How is the brain like a guitar? Hint: It is all about rhythm

Typically we are introduced to the nervous system by analogy to an electrical circuit, like a door bell or a telephone line carrying a signal rapidly over long distances to activate a specific process.  Never mind that electrical impulses are not transmitted through nerve axons anything like electrons flowing through a copper wire, this electronic circuit analogy is useful up to a point.    If you want to understand how the brain works at a more complex level, you are going to need a new analogy, and if you play an acoustic guitar you’ll find it under your fingertips.

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Posted in About Neuroscience, by Douglas Fields, Cell Communication, Educators, Epilepsy, Learning and Memory, Neural Network Function, Psychiatric Disorders, Senses and Perception, Sleep, Technologies, Uncategorized
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NPR’s ‘Car Talk’ Co-host Dies of Alzheimer’s

“Turns out he wasn’t kidding,” said Ray. “He really couldn’t remember last week’s puzzler.” (1)  On Monday Tom Magliozzi, co-host of NPR’s ‘Car Talk’ died of Alzheimer’s disease.  For his many fans the dreaded disorder suddenly became personal.  For many, it comes as a shock to learn that the mind-robbing disease can be fatal.

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Posted in by Douglas Fields, Degenerative Disorders, Press, Uncategorized
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The Brain’s White Matter–Learning beyond Synapses

Recently scientists have been exploring part of the brain that has been relatively unexplored in learning–white matter, comprising half of the human brain.  Here new research is detecting cellular changes during learning that are entirely different from the synaptic changes between neurons in gray matter.  A new study shows that learning a new motor skill requires generation of new myelin, the electrical insulation on nerve axons.

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Posted in Aging, Brain Development, by Douglas Fields, Cell Communication, Diet and Exercise, Learning and Memory, Neural Network Function, Uncategorized
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Ebola on the Brain

On September 23, 1976, while the nation’s attention was focused on the battle between Gerald Ford and Jimmy Carter for President of the United States, a 42-year-old woman half way around the world was engaged in a personal battle. Outside the limelight of world view, her struggle for life in a remote third world country marked the crossing of a threshold for our species. Continue reading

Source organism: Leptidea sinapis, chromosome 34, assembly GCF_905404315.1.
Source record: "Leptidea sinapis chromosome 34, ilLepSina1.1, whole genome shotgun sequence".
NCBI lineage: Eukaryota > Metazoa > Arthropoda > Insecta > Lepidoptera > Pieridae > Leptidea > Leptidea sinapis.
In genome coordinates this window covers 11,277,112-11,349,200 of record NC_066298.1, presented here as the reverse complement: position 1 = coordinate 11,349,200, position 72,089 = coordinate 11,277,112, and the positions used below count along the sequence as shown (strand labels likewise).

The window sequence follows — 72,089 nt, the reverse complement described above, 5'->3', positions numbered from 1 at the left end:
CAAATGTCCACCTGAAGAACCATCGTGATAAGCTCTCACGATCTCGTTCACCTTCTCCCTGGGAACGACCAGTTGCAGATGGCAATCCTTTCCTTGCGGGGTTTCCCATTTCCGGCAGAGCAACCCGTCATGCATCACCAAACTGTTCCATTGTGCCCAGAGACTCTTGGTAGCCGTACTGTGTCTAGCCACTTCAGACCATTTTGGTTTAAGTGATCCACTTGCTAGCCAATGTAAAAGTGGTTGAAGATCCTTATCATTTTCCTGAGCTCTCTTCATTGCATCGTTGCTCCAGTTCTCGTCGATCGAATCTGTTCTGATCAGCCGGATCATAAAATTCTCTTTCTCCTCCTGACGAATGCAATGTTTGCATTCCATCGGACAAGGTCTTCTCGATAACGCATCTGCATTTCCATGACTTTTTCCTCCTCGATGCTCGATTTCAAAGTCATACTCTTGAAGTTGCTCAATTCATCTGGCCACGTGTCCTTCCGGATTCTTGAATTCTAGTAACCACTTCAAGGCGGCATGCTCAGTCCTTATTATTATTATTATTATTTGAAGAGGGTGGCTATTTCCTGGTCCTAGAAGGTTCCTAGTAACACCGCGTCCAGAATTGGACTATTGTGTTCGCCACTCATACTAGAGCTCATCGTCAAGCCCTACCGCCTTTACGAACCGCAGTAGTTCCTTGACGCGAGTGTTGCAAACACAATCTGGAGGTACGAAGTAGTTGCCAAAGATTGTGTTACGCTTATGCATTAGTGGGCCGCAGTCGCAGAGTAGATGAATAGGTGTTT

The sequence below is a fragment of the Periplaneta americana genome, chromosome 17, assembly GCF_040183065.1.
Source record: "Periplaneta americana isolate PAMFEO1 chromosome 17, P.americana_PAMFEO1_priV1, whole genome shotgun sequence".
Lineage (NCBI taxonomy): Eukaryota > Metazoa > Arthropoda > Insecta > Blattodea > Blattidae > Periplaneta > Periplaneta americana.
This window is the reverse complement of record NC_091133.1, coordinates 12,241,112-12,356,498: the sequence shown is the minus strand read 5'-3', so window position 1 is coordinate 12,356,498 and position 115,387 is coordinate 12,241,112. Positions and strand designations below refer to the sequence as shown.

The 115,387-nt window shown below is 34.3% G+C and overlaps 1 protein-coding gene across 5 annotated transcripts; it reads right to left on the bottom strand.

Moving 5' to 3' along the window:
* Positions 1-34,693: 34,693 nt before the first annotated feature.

Posted in Animal Research, Brain Basics, by Douglas Fields, Caregivers, Diseases & Disorders, In Society, Uncategorized
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Sharks use ESP

As the water warms in summer, beachgoers flock to the ocean and thoughts of “jaws” inevitably surface. A shark’s ability to home in on the scent of blood is legendary, but many people are surprised to learn that sharks have a stealthy sixth sense to find prey and explore the world around them. Sharks have the ability to sense an electric aura that surrounds all creatures in seawater–including people. Continue reading

Posted in Animal Research, by Douglas Fields, Neuroanatomy, Senses and Perception, Sensing, Thinking & Behaving, Stress and Anxiety
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Why Girls Like Guys Who Kayak

            She’s checking out your on-line profile. 

            “I am a scientist who enjoys bird watching and canoeing.” 

            “Interesting!” she thinks. 

            Then she scrolls to the next profile; also a scientist:

            “I enjoy white water kayaking, and I study alligators in the wild.” 

            She passes on you with your canoe, and in eager anticipation sends the kayaker an electronic “wink.” 

            This, according to a study by psychologist John Petraitis, is what most women will do, but why?

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Posted in Addiction, Aging, by Douglas Fields, Childhood, Evolution, Psychiatric Disorders, Uncategorized
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The Lone Wolf Delusion

Anguish grips the country with news of another horrific mass murder.  From local police to the Secret Service, law enforcement worry about the “lone wolf.”  These are individuals with no criminal record, feeling alienated and angry, plotting spectacular murder and violence in secret. “Experts” lament that there is no way to track lone wolf killers, but nothing could be farther from the truth.  The lone wolf is perhaps the easiest of all potential murderers to identify and stop before they act.    Continue reading

Posted in by Douglas Fields, Diseases & Disorders, In Society, Mood, Policymakers, Press, Psychiatric Disorders, Uncategorized
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